Facts are easy. You can check facts. What supporters of the Affordable Care Act are doing, on the other hand, transcends factual bungling. It’s far more advanced: a warping of reality so debauched it looks like something out of a tale by H.P. Lovecraft.
The problem for NSA apologist is that when guys like Snowden disclose that the government conducts comprehensive surveillance in ways that would have made 1984’s O’Brien drool, it puts the entire progressive agenda in jeopardy.
The east coast and parts of the southern U.S. were to varying degrees paralyzed by blizzards a few weeks ago. The snow as expected rendered the roads treacherous, and in anticipation of slick streets, shoppers flocked to the grocery stores in advance.The rush into grocery stores, and its aftermath, offers worthwhile lessons in economics.First up, […]
The financial world is plodding along like a drunken sailor avoiding debt collectors by keeping no cash in his wallet. It’s not the kind of calm that’s going to last or end well. But the storm will have to wait until after the Olympics.What a game! We’ve never watched ice hockey closely before. But watching […]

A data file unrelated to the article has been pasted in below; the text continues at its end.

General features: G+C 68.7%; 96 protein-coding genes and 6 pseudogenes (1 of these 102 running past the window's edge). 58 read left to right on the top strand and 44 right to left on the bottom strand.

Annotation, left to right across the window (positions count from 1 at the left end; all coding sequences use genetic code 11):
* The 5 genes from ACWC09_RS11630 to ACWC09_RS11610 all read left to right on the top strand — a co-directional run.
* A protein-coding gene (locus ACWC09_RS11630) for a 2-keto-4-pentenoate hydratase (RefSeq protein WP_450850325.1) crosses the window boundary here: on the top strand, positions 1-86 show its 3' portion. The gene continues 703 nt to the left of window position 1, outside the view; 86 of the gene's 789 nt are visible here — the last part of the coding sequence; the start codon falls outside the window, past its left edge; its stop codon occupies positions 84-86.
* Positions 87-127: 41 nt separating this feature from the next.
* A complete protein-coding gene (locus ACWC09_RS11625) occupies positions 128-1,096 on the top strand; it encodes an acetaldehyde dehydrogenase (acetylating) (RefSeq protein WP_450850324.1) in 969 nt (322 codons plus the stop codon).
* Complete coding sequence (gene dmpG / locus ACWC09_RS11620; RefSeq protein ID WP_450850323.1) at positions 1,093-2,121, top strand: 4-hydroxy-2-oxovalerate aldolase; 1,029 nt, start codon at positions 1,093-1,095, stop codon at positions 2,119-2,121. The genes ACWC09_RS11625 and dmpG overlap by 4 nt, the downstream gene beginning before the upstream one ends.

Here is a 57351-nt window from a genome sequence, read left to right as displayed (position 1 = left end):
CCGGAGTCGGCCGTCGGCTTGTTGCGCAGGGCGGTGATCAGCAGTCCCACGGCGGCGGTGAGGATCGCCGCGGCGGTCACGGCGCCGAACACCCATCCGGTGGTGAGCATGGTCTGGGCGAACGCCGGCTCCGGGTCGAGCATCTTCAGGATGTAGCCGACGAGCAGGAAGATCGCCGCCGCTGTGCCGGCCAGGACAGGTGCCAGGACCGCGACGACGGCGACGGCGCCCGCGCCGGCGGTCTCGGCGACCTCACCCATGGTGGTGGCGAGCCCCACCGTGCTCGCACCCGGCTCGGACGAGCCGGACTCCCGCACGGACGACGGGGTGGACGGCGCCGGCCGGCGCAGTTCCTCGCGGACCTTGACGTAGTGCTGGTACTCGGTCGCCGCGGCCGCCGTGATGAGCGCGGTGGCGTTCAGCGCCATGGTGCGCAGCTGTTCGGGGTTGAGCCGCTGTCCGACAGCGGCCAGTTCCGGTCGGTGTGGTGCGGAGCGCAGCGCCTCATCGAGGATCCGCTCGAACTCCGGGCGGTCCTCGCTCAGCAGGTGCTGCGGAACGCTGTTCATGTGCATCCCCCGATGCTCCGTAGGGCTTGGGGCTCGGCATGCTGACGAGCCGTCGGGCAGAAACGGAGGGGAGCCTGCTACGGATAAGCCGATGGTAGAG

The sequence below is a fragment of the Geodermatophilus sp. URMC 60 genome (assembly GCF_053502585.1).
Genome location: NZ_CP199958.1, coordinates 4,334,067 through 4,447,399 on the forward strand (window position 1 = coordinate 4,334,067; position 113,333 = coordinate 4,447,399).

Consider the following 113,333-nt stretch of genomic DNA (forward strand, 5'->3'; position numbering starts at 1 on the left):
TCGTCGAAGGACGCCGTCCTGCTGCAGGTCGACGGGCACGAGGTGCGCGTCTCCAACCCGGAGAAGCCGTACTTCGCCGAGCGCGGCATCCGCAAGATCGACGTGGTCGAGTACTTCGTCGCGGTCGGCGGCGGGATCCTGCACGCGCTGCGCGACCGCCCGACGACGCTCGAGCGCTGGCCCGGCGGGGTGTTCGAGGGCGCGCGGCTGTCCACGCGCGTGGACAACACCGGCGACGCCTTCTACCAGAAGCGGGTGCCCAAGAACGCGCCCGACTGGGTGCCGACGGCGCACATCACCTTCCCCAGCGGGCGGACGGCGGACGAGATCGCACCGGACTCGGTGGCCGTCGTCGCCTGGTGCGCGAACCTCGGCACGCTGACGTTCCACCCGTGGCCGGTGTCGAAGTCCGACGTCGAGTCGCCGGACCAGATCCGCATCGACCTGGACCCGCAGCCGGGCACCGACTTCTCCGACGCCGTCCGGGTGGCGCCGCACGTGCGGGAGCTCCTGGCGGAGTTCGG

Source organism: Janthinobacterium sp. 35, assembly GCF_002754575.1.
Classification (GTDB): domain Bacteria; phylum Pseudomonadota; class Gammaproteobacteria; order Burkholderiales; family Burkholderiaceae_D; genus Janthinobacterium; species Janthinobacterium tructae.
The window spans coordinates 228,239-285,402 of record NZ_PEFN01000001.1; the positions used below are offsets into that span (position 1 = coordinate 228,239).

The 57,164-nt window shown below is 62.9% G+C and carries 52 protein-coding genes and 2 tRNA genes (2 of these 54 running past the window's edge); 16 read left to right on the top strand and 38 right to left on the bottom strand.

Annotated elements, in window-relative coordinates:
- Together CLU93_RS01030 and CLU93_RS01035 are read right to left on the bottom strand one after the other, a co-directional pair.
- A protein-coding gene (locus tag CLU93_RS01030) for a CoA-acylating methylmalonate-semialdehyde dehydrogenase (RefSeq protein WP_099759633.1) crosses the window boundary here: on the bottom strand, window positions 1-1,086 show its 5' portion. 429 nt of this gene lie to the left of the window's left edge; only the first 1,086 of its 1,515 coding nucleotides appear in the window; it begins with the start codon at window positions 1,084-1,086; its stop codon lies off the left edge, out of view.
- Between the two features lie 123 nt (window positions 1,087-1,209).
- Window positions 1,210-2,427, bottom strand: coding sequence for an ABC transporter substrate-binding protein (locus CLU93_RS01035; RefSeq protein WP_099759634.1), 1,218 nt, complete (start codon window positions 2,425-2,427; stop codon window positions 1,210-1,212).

“When they come for my gun, they will have to pry it out of my cold, dead hands,” is a common refrain I often hear from the Neo-Cons when there is a threat, credible or otherwise, that the U.S. government is going to take their firearms.And, when I hear this crazy talk, I agree with […]
The highest form of charity, argued the 12th-century Jewish philosopher Maimonides, is when the help given enables the receiver to become self-sufficient.But our systems of state charity — aka welfare — have too frequently had the opposite effect: They have actually created dependency. It is time to rethink the way we help people.I’m going to […]
In times of war and national emergency, it’s sometimes necessary to sacrifice civil liberties to secure vital gains in public safety. In those cases, we may have to accept a loss of privacy or freedom rather than invite mass slaughter of Americans.The National Security Agency’s domestic phone records collection is not one of those.Never have […]
President Obama crowed in his State of the Union speech about the economy, even mentioning “a rebounding housing market.” Maybe he was referring to friends in high places, like the seller of Penthouse One in New York, which just closed for $50.9 million, all cash. Millions of mere-mortal homeowners likely wanted to throw something at […]